Analysis

Some of the programs in the CARES act certainly have made a positive initial impact both for businesses and individuals but each program is limited by money and/or time.  Consequently, the  economic despair, brought on by the pandemic,  will be long lasting. In early June new legislation expanded the initial CARES act for small businesses.  There are three new programs.  One is called the Economic Injury Disaster Loan Assistance (EIDL) which lends money to small businesses and nonprofits with low interest rates and no forgiveness.  Another offers an extended Payroll Protection Program which gives varying amounts depending on several factors and has a 1% interest rate. Under specific circumstances, these loans can be forgiven if the money is utilized within 24 weeks of the loan’s origination.  Finally, there is the Main Street Lending Program which has three different levels of support based on the size of the company that can be as large as 15,000 employees with as much as five billion dollars in revenue.  Eligible companies must be able to meet their obligations for 90 days without facing bankruptcy.  These programs will address some of the deficiencies in the original CARES program. However the Main Street Lending Program has no oversight, and concern has been expressed that funds will be used to reward political allies of the administration.

For direct assistance to the individual, beyond short term relief from student debt obligations and mortgage loan relief, there is not much.  (Healthcare provisions in the CARES act are not addressed in this article and also are short term).  If the country is to reaffirm its ideals regarding the quality of life, there will need to be some long term programs to change the safety net for individuals and households and a different approach to small businesses focused on the long term health of companies considering the new economic and social realities.

Learn More

https://www.cnbc.com/2020/05/09/coronavirus-ppp-may-have-left-minority-business-owners-behind.html

https://www.epi.org/blog/despite-some-good-provisions-the-cares-act-has-glaring-flaws-and-falls-short-of-fully-protecting-workers-during-the-coronavirus-crisis/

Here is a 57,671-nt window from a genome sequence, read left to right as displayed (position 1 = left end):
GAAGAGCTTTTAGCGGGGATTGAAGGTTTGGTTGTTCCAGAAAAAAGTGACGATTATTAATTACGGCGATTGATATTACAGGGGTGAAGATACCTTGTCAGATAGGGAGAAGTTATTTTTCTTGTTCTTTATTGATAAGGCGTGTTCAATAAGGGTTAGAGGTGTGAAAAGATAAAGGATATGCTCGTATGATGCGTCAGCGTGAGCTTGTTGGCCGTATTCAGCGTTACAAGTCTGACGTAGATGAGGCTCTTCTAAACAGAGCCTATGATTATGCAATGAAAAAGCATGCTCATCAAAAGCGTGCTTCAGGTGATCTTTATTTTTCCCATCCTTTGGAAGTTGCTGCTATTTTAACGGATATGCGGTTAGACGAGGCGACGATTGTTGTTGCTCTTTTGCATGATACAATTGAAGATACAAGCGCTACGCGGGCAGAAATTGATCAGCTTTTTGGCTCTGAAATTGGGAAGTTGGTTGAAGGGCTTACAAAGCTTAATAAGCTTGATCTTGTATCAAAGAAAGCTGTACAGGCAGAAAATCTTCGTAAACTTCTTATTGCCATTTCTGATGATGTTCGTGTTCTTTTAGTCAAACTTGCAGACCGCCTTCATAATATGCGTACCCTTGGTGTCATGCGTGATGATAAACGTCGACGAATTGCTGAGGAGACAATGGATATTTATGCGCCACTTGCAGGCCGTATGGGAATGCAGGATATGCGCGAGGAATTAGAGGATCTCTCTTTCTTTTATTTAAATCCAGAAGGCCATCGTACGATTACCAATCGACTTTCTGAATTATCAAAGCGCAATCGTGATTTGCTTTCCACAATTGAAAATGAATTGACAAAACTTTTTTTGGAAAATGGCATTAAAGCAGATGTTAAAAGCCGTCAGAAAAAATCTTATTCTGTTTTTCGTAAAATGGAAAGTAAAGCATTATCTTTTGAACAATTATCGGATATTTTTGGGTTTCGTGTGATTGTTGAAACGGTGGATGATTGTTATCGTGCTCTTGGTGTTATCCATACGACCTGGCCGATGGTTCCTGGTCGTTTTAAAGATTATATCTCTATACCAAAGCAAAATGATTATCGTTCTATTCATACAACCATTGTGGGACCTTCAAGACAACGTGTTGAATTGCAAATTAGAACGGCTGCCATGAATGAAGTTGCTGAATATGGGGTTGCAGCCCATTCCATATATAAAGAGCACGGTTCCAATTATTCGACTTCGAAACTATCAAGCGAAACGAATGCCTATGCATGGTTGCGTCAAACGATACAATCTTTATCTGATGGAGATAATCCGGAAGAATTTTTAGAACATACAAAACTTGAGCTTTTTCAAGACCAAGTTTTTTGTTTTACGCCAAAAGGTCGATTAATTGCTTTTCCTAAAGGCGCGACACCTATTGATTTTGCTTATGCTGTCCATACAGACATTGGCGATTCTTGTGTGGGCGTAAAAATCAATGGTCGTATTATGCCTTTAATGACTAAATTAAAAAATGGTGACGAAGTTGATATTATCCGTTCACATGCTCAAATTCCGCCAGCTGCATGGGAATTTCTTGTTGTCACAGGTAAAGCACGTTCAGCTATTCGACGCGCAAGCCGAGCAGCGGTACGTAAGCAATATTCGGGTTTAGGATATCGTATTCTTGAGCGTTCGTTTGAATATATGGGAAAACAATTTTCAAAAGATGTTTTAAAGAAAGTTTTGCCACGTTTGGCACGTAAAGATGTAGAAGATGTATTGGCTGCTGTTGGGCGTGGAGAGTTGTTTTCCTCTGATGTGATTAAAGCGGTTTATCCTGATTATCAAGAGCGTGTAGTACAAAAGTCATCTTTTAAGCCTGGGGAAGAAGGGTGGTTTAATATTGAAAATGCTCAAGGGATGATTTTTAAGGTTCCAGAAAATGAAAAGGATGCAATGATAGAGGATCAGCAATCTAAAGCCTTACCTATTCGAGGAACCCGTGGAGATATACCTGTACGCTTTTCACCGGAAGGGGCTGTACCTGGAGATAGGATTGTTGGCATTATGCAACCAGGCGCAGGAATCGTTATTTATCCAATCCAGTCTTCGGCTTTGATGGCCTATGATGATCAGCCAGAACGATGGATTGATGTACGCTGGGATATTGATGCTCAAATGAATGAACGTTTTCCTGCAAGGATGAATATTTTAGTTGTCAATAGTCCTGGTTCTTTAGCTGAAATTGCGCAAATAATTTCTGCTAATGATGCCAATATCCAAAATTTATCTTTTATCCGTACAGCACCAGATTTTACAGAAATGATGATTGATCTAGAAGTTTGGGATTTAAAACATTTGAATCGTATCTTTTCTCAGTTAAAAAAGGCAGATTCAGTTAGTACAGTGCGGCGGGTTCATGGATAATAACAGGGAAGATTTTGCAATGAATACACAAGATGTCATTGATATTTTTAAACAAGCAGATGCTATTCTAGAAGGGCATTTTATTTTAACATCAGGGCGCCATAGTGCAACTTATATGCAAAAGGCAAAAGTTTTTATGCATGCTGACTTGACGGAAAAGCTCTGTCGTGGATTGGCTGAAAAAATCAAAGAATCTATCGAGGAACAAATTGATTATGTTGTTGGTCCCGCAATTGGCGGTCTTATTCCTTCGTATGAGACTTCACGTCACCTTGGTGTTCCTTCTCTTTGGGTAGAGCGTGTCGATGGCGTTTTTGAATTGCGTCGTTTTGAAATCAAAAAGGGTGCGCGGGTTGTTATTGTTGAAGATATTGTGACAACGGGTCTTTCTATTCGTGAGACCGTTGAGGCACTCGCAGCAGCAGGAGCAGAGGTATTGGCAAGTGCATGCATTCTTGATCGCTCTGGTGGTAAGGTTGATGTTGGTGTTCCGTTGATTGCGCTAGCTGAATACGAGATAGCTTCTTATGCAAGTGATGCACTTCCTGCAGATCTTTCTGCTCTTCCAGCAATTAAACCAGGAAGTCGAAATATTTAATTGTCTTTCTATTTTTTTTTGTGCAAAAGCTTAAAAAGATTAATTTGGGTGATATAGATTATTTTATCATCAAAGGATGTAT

https://www.forbes.com/sites/kathrynjudge/2020/04/20/the-design-flaw-at-the-heart-of-the-cares-act/#752bef26bede

https://thehill.com/opinion/white-house/493458-where-the-cares-act-went-wrong

https://www.tapinto.net/sections/government/articles/exclusive-rep-tom-malinowski-disappointed-by-the-failure-of-the-cares-act-to-help-small-businesses-55

https://rsmus.com/economics/coronavirus-resource-center/cares-act-expands-access-to-loans-for-small-and-midsize-business.html

Resistance Resources

https://www.fhfa.gov/Homeownersbuyer/MortgageAssistance/Pages/Coronavirus-Assistance-Information.aspxC 

A government website with housing assistance information. 

The Gig Economy Looks Bleak

The Gig Economy Looks Bleak

June 11, 2020

Policy

In recent years gig workers, acting as independent contractors, entered the gig economy as a means to supplement income, promote flexibility, and even be a secure alternative to regular employment.  Employers took advantage of the cheap available labor.  The workers pay the price in multiple ways and the early potential of the gig option has been dissipating even before the fallout from the Covid-19.

For many workers the pandemic has meant the end of employment, or at least a significant reduction in wages and/or hours.  Its benefits, if they exist, have been limited to a very select few.  Under usual circumstances,  gig workers typically lacked job security; guaranteed minimum hours or wages; health insurance; sick leave; or any other benefits associated with regular employment. With the contracted economy, the demand for many of their services has fallen and the competition for the remaining ones has grown steeper.